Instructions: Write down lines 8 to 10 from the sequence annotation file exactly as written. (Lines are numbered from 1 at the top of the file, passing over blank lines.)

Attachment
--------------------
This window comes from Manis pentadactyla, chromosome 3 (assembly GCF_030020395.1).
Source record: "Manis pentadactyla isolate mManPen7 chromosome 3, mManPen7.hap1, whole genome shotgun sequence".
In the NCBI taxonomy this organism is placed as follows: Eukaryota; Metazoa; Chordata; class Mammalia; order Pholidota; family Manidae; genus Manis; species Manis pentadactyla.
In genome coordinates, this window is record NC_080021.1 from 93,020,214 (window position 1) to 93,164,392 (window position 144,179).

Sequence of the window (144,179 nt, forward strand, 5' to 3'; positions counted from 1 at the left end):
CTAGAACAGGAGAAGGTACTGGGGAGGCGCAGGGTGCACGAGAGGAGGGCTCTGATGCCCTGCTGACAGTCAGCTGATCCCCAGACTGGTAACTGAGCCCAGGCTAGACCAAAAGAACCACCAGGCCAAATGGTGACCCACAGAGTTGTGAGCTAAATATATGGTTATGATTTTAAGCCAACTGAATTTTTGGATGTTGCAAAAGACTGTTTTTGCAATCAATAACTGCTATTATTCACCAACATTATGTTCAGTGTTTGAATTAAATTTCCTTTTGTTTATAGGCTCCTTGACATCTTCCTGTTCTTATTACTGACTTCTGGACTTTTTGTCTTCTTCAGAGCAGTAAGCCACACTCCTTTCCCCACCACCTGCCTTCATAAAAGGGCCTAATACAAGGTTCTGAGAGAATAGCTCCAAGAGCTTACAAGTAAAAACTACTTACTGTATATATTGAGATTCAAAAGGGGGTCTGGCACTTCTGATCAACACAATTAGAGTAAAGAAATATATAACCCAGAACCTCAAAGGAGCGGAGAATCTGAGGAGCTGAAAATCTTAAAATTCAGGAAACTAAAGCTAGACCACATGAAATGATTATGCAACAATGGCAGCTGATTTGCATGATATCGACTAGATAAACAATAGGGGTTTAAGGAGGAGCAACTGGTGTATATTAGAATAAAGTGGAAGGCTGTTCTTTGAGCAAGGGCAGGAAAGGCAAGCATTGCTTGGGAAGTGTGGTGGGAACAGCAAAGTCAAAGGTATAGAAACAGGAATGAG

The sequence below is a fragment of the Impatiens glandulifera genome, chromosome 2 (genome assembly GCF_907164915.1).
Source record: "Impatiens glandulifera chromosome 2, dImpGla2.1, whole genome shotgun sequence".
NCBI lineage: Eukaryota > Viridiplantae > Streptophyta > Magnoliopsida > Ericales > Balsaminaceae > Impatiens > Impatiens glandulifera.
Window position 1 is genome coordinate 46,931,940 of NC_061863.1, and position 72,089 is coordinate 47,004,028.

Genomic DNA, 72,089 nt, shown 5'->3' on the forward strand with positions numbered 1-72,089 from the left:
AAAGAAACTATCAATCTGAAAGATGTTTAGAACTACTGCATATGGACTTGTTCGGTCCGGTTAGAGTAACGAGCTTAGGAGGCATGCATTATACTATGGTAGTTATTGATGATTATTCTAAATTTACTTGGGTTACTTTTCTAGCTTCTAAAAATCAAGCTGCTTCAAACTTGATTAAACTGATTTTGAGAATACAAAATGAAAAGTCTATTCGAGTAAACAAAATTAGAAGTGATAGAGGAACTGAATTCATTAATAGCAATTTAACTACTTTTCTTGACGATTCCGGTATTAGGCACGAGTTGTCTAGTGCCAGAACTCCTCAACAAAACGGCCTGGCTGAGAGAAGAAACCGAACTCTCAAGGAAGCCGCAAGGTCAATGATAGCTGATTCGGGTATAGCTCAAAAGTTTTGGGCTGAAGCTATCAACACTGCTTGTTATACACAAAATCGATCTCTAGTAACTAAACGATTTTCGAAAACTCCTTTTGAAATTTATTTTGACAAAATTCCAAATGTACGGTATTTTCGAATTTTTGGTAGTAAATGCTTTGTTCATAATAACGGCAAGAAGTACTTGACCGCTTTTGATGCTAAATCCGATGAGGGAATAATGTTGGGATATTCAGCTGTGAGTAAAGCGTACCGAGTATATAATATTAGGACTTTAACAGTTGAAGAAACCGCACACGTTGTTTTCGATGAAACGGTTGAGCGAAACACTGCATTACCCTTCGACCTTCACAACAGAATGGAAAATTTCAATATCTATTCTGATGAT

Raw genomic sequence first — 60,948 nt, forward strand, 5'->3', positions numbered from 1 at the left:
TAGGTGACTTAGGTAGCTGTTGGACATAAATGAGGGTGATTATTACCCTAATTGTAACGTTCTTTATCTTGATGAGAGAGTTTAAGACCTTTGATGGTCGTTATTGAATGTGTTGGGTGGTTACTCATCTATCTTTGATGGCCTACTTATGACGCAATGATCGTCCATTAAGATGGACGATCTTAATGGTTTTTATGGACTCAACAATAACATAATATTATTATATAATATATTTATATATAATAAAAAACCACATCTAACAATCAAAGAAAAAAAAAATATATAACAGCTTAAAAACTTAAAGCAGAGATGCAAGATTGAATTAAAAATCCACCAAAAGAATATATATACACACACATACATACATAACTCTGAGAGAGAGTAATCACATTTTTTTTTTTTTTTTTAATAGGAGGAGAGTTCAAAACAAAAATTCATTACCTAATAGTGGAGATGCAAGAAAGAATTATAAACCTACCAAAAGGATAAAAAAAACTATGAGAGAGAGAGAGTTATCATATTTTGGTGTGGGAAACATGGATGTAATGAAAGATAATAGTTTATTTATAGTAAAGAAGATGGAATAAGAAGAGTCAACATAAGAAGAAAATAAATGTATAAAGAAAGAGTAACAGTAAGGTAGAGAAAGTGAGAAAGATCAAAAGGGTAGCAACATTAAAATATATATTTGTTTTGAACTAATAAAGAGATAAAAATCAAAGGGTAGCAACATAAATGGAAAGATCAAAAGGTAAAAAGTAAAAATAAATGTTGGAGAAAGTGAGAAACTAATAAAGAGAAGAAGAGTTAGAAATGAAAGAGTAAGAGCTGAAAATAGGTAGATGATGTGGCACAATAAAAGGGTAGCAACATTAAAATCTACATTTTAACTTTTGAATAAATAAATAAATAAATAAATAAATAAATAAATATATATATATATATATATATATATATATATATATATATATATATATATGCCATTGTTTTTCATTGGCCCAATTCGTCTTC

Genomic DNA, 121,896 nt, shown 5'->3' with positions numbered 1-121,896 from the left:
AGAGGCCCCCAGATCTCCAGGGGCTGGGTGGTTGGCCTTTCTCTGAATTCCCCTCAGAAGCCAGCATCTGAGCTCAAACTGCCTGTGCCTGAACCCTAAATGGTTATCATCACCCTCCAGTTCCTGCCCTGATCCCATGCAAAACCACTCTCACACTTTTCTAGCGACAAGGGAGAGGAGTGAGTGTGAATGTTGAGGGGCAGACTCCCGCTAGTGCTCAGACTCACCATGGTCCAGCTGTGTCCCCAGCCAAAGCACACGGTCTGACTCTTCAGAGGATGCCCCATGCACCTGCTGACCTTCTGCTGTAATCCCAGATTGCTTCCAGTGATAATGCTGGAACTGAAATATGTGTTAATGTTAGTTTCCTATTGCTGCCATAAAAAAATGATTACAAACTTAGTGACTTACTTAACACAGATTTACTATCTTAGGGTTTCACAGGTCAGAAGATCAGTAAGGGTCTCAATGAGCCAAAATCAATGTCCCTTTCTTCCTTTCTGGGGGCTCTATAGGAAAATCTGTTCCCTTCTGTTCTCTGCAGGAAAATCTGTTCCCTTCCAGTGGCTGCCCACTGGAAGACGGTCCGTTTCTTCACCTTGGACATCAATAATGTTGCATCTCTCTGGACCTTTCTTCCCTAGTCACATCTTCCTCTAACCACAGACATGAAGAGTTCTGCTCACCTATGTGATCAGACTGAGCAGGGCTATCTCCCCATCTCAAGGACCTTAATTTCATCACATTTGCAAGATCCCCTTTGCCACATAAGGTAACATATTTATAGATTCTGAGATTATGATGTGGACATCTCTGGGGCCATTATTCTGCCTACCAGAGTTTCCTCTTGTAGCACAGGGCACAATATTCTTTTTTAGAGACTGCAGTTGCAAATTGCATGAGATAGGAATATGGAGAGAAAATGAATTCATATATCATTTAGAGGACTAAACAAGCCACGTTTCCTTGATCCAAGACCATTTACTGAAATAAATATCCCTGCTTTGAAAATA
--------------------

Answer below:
Source record: "Impatiens glandulifera chromosome 2, dImpGla2.1, whole genome shotgun sequence".
NCBI lineage: Eukaryota > Viridiplantae > Streptophyta > Magnoliopsida > Ericales > Balsaminaceae > Impatiens > Impatiens glandulifera.
Window position 1 is genome coordinate 46,931,940 of NC_061863.1, and position 72,089 is coordinate 47,004,028.